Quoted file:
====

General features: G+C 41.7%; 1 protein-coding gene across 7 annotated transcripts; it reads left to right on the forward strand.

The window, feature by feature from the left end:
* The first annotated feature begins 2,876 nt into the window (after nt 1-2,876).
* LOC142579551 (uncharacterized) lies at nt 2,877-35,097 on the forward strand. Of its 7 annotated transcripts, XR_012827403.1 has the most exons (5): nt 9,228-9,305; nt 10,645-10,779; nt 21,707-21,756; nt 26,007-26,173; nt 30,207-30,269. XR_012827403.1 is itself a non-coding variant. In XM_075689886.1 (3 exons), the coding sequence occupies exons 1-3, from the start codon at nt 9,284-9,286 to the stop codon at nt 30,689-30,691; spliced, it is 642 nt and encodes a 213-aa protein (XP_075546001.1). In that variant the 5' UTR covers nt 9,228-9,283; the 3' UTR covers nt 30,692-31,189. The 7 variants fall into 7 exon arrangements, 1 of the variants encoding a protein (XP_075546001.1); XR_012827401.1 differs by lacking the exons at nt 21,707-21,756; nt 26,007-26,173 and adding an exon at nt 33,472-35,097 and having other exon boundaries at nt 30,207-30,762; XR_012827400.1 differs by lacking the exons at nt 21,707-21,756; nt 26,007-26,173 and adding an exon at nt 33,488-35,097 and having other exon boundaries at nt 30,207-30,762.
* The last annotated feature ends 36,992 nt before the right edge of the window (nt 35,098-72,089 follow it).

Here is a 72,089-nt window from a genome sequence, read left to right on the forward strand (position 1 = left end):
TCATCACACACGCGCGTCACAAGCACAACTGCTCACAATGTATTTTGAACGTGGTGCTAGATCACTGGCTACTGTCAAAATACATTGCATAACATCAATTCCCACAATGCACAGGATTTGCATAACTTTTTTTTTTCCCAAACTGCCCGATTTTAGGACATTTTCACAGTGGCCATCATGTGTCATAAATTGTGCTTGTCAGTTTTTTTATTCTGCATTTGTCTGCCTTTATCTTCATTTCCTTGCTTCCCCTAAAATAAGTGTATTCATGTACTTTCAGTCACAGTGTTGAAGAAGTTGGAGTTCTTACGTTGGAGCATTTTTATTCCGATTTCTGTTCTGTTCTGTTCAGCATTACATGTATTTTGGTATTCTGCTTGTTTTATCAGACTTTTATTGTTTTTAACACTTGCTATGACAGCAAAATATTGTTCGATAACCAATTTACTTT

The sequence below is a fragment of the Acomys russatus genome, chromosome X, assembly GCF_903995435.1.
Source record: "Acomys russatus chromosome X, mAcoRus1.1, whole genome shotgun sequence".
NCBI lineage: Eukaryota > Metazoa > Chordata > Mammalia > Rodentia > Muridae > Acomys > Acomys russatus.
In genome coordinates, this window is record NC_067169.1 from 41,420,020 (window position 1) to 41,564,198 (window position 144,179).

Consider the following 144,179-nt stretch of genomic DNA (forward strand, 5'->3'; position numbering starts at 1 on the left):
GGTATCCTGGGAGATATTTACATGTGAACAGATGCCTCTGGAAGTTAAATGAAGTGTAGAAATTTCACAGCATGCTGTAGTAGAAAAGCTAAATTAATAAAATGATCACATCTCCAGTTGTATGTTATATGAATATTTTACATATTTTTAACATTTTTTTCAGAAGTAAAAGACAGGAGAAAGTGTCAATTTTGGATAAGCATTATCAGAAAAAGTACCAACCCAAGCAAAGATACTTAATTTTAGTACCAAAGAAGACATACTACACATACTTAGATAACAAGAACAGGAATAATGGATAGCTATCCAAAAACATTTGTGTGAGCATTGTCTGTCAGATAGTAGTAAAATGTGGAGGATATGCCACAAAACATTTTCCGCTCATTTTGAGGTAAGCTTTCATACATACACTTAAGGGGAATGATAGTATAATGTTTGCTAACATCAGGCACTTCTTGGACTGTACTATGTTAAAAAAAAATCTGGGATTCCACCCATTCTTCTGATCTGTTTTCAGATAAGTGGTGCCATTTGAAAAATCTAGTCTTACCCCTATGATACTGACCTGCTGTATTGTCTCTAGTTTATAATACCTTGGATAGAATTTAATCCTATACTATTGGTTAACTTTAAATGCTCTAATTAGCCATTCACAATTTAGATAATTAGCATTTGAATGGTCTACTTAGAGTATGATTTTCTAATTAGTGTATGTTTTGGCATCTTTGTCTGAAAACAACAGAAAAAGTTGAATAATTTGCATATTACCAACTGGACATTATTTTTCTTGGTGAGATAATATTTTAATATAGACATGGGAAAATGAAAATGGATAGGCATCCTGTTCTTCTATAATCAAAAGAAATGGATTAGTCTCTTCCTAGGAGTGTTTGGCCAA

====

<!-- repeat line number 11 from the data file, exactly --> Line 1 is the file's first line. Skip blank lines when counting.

In genome coordinates, this window is record NC_067169.1 from 41,420,020 (window position 1) to 41,564,198 (window position 144,179).